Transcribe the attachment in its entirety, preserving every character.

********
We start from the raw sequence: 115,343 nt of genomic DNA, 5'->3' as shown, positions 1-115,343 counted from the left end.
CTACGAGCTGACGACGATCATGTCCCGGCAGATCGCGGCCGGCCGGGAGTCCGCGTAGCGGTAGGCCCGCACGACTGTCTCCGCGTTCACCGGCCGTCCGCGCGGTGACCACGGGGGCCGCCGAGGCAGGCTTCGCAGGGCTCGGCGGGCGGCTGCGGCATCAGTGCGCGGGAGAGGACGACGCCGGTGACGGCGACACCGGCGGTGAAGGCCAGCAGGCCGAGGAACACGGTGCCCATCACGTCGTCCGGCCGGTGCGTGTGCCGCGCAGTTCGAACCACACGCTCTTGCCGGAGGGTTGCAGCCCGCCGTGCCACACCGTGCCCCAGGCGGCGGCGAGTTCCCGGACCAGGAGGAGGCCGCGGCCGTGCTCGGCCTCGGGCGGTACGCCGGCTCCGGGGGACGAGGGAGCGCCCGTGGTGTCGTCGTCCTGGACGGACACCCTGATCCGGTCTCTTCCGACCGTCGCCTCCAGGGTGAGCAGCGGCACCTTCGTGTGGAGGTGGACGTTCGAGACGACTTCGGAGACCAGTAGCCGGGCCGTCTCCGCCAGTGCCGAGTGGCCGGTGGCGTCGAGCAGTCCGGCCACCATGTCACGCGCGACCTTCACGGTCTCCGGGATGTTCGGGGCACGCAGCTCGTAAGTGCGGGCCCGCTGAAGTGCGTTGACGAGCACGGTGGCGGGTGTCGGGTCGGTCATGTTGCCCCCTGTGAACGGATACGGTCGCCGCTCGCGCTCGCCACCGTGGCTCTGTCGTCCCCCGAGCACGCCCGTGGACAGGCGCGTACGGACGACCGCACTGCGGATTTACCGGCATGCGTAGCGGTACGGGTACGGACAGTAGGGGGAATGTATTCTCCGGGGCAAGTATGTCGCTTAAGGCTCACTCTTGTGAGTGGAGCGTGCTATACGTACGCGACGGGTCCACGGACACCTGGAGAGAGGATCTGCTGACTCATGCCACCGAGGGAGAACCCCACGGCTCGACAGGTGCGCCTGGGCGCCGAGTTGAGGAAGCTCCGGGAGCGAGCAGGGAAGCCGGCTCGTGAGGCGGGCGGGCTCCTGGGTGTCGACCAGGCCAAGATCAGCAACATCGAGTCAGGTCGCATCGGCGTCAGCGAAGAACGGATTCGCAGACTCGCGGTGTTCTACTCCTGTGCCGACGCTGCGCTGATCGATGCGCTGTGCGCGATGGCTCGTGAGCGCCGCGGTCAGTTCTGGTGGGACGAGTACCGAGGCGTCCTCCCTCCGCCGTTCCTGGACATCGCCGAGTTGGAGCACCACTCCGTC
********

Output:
We start from the raw sequence: 115,343 nt of genomic DNA, 5'->3' as shown, positions 1-115,343 counted from the left end.
CTACGAGCTGACGACGATCATGTCCCGGCAGATCGCGGCCGGCCGGGAGTCCGCGTAGCGGTAGGCCCGCACGACTGTCTCCGCGTTCACCGGCCGTCCGCGCGGTGACCACGGGGGCCGCCGAGGCAGGCTTCGCAGGGCTCGGCGGGCGGCTGCGGCATCAGTGCGCGGGAGAGGACGACGCCGGTGACGGCGACACCGGCGGTGAAGGCCAGCAGGCCGAGGAACACGGTGCCCATCACGTCGTCCGGCCGGTGCGTGTGCCGCGCAGTTCGAACCACACGCTCTTGCCGGAGGGTTGCAGCCCGCCGTGCCACACCGTGCCCCAGGCGGCGGCGAGTTCCCGGACCAGGAGGAGGCCGCGGCCGTGCTCGGCCTCGGGCGGTACGCCGGCTCCGGGGGACGAGGGAGCGCCCGTGGTGTCGTCGTCCTGGACGGACACCCTGATCCGGTCTCTTCCGACCGTCGCCTCCAGGGTGAGCAGCGGCACCTTCGTGTGGAGGTGGACGTTCGAGACGACTTCGGAGACCAGTAGCCGGGCCGTCTCCGCCAGTGCCGAGTGGCCGGTGGCGTCGAGCAGTCCGGCCACCATGTCACGCGCGACCTTCACGGTCTCCGGGATGTTCGGGGCACGCAGCTCGTAAGTGCGGGCCCGCTGAAGTGCGTTGACGAGCACGGTGGCGGGTGTCGGGTCGGTCATGTTGCCCCCTGTGAACGGATACGGTCGCCGCTCGCGCTCGCCACCGTGGCTCTGTCGTCCCCCGAGCACGCCCGTGGACAGGCGCGTACGGACGACCGCACTGCGGATTTACCGGCATGCGTAGCGGTACGGGTACGGACAGTAGGGGGAATGTATTCTCCGGGGCAAGTATGTCGCTTAAGGCTCACTCTTGTGAGTGGAGCGTGCTATACGTACGCGACGGGTCCACGGACACCTGGAGAGAGGATCTGCTGACTCATGCCACCGAGGGAGAACCCCACGGCTCGACAGGTGCGCCTGGGCGCCGAGTTGAGGAAGCTCCGGGAGCGAGCAGGGAAGCCGGCTCGTGAGGCGGGCGGGCTCCTGGGTGTCGACCAGGCCAAGATCAGCAACATCGAGTCAGGTCGCATCGGCGTCAGCGAAGAACGGATTCGCAGACTCGCGGTGTTCTACTCCTGTGCCGACGCTGCGCTGATCGATGCGCTGTGCGCGATGGCTCGTGAGCGCCGCGGTCAGTTCTGGTGGGACGAGTACCGAGGCGTCCTCCCTCCGCCGTTCCTGGACATCGCCGAGTTGGAGCACCACTCCGTC